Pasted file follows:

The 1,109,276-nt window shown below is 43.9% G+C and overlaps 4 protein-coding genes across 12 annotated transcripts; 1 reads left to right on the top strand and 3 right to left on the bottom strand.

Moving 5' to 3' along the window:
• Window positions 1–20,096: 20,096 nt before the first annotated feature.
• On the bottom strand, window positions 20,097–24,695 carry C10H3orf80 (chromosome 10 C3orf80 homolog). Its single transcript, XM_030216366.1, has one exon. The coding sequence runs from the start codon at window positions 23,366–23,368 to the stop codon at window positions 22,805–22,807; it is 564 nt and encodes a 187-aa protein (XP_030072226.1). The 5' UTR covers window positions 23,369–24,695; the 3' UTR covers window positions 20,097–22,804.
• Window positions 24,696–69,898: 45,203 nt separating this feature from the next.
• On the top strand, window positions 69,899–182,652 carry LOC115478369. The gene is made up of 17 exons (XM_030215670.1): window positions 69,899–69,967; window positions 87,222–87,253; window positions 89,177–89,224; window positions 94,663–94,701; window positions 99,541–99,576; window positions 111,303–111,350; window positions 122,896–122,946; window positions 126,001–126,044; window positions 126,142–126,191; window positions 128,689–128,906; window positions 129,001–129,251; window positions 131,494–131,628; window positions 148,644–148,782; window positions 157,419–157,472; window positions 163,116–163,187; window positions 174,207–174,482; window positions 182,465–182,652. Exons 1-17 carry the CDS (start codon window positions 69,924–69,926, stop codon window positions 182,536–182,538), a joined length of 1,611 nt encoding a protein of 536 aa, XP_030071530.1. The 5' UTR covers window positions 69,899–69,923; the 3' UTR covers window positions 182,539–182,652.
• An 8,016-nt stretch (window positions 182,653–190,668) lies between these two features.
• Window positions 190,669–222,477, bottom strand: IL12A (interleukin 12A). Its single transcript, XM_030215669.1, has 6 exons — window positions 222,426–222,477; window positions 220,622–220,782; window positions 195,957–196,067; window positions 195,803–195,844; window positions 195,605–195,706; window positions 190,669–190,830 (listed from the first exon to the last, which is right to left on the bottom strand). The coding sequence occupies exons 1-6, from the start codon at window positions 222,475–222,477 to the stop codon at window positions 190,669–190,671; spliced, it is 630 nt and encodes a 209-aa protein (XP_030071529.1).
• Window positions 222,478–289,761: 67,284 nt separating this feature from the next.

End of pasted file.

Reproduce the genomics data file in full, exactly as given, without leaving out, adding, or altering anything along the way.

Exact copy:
The 1,109,276-nt window shown below is 43.9% G+C and overlaps 4 protein-coding genes across 12 annotated transcripts; 1 reads left to right on the top strand and 3 right to left on the bottom strand.

Moving 5' to 3' along the window:
• Window positions 1–20,096: 20,096 nt before the first annotated feature.
• On the bottom strand, window positions 20,097–24,695 carry C10H3orf80 (chromosome 10 C3orf80 homolog). Its single transcript, XM_030216366.1, has one exon. The coding sequence runs from the start codon at window positions 23,366–23,368 to the stop codon at window positions 22,805–22,807; it is 564 nt and encodes a 187-aa protein (XP_030072226.1). The 5' UTR covers window positions 23,369–24,695; the 3' UTR covers window positions 20,097–22,804.
• Window positions 24,696–69,898: 45,203 nt separating this feature from the next.
• On the top strand, window positions 69,899–182,652 carry LOC115478369. The gene is made up of 17 exons (XM_030215670.1): window positions 69,899–69,967; window positions 87,222–87,253; window positions 89,177–89,224; window positions 94,663–94,701; window positions 99,541–99,576; window positions 111,303–111,350; window positions 122,896–122,946; window positions 126,001–126,044; window positions 126,142–126,191; window positions 128,689–128,906; window positions 129,001–129,251; window positions 131,494–131,628; window positions 148,644–148,782; window positions 157,419–157,472; window positions 163,116–163,187; window positions 174,207–174,482; window positions 182,465–182,652. Exons 1-17 carry the CDS (start codon window positions 69,924–69,926, stop codon window positions 182,536–182,538), a joined length of 1,611 nt encoding a protein of 536 aa, XP_030071530.1. The 5' UTR covers window positions 69,899–69,923; the 3' UTR covers window positions 182,539–182,652.
• An 8,016-nt stretch (window positions 182,653–190,668) lies between these two features.
• Window positions 190,669–222,477, bottom strand: IL12A (interleukin 12A). Its single transcript, XM_030215669.1, has 6 exons — window positions 222,426–222,477; window positions 220,622–220,782; window positions 195,957–196,067; window positions 195,803–195,844; window positions 195,605–195,706; window positions 190,669–190,830 (listed from the first exon to the last, which is right to left on the bottom strand). The coding sequence occupies exons 1-6, from the start codon at window positions 222,475–222,477 to the stop codon at window positions 190,669–190,671; spliced, it is 630 nt and encodes a 209-aa protein (XP_030071529.1).
• Window positions 222,478–289,761: 67,284 nt separating this feature from the next.